While that would address the future, he said agriculture and especially dairy need a bridge to get there – a means to retain the current experienced workforce.
“If we lose the current workforce, the logistics of replacing them, doing the training and developing he experience, and getting them through the border infrastructure, just doesn't work,” Regelbrugge said. “We need something that includes both a work and travel visa in the hands of our current workers who can pass a background check and make a future commitment to our industry.”
“As Mexico's economy evolves and birthrate falls – which it is – they will be sending fewer workers even with a legal program,” he continued. “We need a way to incentivize our current workers to stay here. They also represent our career ladder – their skills are essential.”
To do that, agriculture will propose a 5-year “ag card,” similar to the "blue card" program under AgJobs.
Regelbrugge suggested the route to immigration reform will be twisting, with the period between now and June critical. He said a bill from the Obama Administration might actually be a negative, due to the political nature of the discussion.
He expects the Senate – led by the so-called “Gang of 8” – will move first. One of the eight, Sen. Chuck Schumer (D-N.Y.), has directed Sen. Diane Feinstein (D-Calif.) to work on the agricultural piece of an overall immigration reform package.
“We also finally have a senator on the Republican side – Mark Rubio from Florida – who is taking up the agriculture issue,” he said. “A Feinstein/Rubio team is pretty formidable.”
One scenario is that the House will move slower and takes smaller steps, which might actually be more politically acceptable. Then, when the two proposals are “conferenced” and come up for a final up/down vote, a situation may follow the recent ‘fiscal cliff’ debate, where opposition will be split and Democrats might have enough votes to pass a bill.
“We have been working double-time over the past 9 months to re-unify a fractured agricultural industry on immigration reform,” Regelbrugge said. As the debate got worse, we became a house divided. The trouble with a divided agriculture is that it lets lawmakers – who know they have to do something – off the hook. We have to present a united front to Congress.”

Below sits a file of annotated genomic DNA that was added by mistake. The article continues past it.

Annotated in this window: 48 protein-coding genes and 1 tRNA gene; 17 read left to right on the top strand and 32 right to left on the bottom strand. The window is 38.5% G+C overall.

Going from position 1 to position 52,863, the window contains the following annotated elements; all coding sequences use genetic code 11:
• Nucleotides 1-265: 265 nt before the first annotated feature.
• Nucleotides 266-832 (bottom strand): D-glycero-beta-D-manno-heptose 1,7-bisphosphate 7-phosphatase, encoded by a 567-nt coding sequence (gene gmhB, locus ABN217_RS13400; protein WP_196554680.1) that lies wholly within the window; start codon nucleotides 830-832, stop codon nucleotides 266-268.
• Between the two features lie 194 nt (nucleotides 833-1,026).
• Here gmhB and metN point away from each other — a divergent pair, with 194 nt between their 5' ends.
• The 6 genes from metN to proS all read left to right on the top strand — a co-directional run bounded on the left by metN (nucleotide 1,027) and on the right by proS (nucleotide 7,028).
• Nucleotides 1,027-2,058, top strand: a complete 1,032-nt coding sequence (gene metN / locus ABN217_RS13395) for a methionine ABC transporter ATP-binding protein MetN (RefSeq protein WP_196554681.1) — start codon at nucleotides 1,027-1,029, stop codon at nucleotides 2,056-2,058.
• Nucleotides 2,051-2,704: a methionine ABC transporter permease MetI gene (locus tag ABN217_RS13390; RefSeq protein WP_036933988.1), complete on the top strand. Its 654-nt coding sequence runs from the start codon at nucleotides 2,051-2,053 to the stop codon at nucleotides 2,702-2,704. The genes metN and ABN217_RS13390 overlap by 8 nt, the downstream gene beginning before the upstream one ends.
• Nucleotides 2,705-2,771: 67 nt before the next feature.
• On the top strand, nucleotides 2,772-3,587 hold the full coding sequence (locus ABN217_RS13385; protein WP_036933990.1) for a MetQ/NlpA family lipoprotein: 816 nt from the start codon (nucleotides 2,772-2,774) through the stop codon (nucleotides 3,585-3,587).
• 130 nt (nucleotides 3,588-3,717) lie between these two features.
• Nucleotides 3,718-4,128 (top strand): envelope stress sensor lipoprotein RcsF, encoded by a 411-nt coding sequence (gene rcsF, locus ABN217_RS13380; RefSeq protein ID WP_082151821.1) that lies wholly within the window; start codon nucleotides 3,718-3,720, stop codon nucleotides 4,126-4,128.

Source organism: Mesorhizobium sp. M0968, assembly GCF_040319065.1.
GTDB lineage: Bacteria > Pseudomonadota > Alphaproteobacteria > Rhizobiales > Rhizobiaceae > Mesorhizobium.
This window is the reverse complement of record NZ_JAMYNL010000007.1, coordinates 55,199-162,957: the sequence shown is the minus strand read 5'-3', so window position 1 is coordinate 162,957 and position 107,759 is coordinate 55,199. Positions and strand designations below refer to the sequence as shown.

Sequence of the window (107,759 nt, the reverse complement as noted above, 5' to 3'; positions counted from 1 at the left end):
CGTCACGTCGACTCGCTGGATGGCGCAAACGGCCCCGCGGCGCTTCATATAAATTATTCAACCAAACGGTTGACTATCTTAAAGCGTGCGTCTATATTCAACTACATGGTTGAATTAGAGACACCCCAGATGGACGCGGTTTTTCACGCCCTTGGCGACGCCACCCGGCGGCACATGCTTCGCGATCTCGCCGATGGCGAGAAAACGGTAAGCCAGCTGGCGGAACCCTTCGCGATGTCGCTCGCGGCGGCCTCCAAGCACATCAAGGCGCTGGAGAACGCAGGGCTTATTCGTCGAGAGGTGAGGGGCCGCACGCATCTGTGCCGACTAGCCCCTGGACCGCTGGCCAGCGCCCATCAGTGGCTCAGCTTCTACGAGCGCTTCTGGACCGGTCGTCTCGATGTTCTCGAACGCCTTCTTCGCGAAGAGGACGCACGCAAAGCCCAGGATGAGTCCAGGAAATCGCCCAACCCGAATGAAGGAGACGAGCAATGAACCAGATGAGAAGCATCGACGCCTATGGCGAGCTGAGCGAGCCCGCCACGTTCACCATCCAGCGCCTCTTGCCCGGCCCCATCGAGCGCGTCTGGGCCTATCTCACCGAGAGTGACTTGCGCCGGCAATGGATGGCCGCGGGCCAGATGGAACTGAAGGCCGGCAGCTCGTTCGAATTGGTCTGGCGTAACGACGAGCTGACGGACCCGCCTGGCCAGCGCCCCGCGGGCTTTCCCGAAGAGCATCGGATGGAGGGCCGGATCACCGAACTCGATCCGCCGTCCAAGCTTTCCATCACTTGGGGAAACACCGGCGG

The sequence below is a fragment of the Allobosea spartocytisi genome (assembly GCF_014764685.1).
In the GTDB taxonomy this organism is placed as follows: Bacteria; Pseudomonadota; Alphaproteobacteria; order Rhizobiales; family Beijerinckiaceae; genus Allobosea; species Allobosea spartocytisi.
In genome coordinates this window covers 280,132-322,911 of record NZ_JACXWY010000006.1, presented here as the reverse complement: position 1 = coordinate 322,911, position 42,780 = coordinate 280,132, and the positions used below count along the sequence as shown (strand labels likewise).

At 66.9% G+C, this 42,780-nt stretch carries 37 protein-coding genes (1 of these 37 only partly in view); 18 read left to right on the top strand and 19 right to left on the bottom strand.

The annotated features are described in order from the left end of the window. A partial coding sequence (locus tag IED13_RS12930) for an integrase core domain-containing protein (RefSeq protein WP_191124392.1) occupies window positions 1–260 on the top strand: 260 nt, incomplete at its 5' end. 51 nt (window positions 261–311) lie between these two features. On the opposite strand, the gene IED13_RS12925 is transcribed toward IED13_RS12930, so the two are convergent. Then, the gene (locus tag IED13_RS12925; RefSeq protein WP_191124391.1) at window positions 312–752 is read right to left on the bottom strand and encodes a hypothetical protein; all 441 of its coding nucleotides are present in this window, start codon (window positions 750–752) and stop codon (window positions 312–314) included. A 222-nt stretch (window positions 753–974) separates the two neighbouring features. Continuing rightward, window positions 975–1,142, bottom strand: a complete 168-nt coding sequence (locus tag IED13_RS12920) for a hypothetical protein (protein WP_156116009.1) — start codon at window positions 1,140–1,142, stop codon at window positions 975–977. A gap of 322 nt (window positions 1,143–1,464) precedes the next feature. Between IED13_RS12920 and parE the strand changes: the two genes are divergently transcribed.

He said the Agricultural Workforce Coalition (AWC) is a Congress-focused umbrella organization (see related story), allowing agricultural interests to come together and present a unified voice, while seeking groups on the outer fringe of the immigration issue to join in.
Instead of working on a specific bill now, Regelbrugge urged the dairy industry to work toward developing momentum.
“We can't yet ask for a specific bill. We have to articulate agriculture's needs and economics,” he explained.
The Northeast Dairy Producers Association Inc. and other members of the Northeast Ag Labor group are circulating a “sign-on letter” to gather support, he noted.
Agriculture may also garner the support from new – and perhaps unlikely – sources. Evangelical Protestants – more likely to vote for Republicans – are a growing force in favor of immigration reform. Second, some law enforcement officials say U.S. Immigration and Customs Enforcement (ICE) crackdowns on immigrant workers – through I-9 audits – are throwing people out of work. Unable to feed their families, they are being recruited into criminal enterprises.
“If you hold a Bible, wear a badge, or own a business, you want a solution,” Regelbrugge concluded. “That’s providing energy helpful in moving this debate.”